I am pretty good at tuning things out. I’ve marched to the beat of my own drum on this blog for more than half a decade, disregarding traditional blogging advice in favor of doing what feels right. And what I can fit into my day. The same is pretty much true for the rest of my life as well. I struggle with a lot of things, but imposter syndrome isn’t one of them.
Or it wasn’t.
Until I learned I was nominated for a Plutus Award. Not for my blog which has been rather cob web-y as of late, but for freelancing.
At that exact moment, I became a living, breathing version of the Christine Baranski dramatic faint GIF.
The category was absolutely stacked with my writing idols. (Full disclosure: I’m too shy to even talk to some of them on Twitter. I probably would faint if I was attending the awards in real life this year.) So my initial reaction was to chalk it up to a fluke or an act of charity. “Poor girl can’t maintain a blog, but hey–she writes some things!”
But then I realized that even though I am not in the same league as the other writers, we are, in a way, colleagues. I’m a teacher by trade and a blogger for fun, and maybe, just maybe, I’m also a professional writer.
Part of the time anyway.
It’s Good to Grow
Writing started as a passion project, not a side hustle. I tutored as a side gig before falling into reselling with Poshmark. That was how I made extra dollars when I really needed it and wanted it since I was just getting my teaching career up and running. Writing, though, that was just supposed to be something for me.
That writing started with a semi anonymous blog, which slowly evolved into some ghost writing opportunities. If I’m not looking for a byline on my own site, it makes sense that I wouldn’t need one on someone else’s. Eventually, I got offers from different places to write under my pen name (thanks, Vice!) and my real name (ha! I’m not that bad at being anonymous — no links for you!).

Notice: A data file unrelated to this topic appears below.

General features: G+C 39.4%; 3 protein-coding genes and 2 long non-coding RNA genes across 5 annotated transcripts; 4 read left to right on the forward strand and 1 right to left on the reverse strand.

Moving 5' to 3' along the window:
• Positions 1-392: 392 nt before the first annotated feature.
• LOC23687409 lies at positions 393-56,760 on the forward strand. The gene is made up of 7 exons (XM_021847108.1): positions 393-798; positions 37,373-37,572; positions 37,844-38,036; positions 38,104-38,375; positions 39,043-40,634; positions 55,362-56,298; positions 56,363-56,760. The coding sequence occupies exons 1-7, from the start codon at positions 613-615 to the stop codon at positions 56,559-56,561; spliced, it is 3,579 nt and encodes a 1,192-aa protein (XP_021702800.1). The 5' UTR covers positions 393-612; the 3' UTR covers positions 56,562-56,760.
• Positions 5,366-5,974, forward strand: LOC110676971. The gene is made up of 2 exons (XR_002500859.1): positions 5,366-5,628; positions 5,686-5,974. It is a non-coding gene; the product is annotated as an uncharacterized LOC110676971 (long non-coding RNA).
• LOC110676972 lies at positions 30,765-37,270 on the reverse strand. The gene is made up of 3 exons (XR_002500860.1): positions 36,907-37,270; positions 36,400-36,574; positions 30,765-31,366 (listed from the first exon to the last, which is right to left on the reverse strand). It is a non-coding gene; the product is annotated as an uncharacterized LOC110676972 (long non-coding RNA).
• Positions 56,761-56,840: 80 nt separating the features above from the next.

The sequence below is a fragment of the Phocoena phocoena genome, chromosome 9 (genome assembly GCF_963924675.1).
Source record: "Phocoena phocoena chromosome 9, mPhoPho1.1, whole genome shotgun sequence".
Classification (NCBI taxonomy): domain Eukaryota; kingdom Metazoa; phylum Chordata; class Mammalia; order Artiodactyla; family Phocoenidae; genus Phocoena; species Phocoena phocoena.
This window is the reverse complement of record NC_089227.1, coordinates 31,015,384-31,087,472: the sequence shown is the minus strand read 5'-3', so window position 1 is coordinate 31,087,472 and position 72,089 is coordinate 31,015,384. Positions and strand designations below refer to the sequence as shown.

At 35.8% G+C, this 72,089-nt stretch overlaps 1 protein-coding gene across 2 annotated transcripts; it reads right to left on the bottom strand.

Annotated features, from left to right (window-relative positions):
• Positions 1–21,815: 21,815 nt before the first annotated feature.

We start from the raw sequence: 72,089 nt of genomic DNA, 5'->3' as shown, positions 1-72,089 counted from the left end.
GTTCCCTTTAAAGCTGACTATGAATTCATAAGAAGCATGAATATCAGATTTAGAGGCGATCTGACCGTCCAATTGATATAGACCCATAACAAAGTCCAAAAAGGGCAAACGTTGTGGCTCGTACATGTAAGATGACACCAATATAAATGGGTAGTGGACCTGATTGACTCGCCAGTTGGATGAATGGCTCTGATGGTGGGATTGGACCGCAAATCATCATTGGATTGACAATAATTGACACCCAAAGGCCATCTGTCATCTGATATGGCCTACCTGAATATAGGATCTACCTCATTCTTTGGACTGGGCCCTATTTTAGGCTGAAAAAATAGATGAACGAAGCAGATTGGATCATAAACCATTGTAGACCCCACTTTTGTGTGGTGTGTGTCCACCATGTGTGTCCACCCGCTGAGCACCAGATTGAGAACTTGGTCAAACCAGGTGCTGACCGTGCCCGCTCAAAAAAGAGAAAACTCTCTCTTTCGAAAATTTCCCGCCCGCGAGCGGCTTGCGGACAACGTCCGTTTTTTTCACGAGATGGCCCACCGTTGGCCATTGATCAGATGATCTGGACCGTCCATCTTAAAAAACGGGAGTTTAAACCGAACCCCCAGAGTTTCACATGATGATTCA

Slowly but most surely, my writing grew from a hobby to something that knocks on the door of full time income. I firmly believe that none of that growth would have taken place had I not learned to lurk and interact with so many blogger buddies and personal finance writers online. See, there is a point to all that time I spend on Twitter!
Community, Not Competition
Speaking of Twitter…
There is never a shortage of people, brands, or businesses who need writers. That’s one of my favorite things about freelancing and ghost writing. Not only are the opportunities always out there, but it means that you don’t have to look at other writers as your competition. Instead, it’s this really talented community of people, and I suspect that’s why I’m so drawn to it.
It feels very reminiscent of my beloved undergrad news room. A whole cast of characters with different talents, approaches, angles, and insights researching and writing about a variety of topics to thread together this tapestry of thought and information.
Or maybe it’s just knowing that so many of us are under such a time crunch all the time and finding solidarity in that. There ain’t no hustle quite like a “shoot, my deadline is in three hours” hustle.
Yeah, Dad, Maybe I Am A Professional
It’s no secret to anyone who knows me that I love to write. Ever since I was little, my dad would ask when I was going to write a book. “When are you going to write a book so I can retire?” Well, his retirement celebration has come and gone. There’s no book. But there’s a blog and hundreds of articles all over the interwebs–some with and a lot without my name on them.
Perhaps it’s because I don’t write as my full-time gig or perhaps it’s actually because of imposter syndrome, I don’t think of myself as a professional writer.
But I’ve got paychecks and now a Plutus nod that say otherwise. And I’m so incredibly grateful.
So Tell Me…Has imposter syndrome ever surprised you? Has the growth of your side hustle surprised you?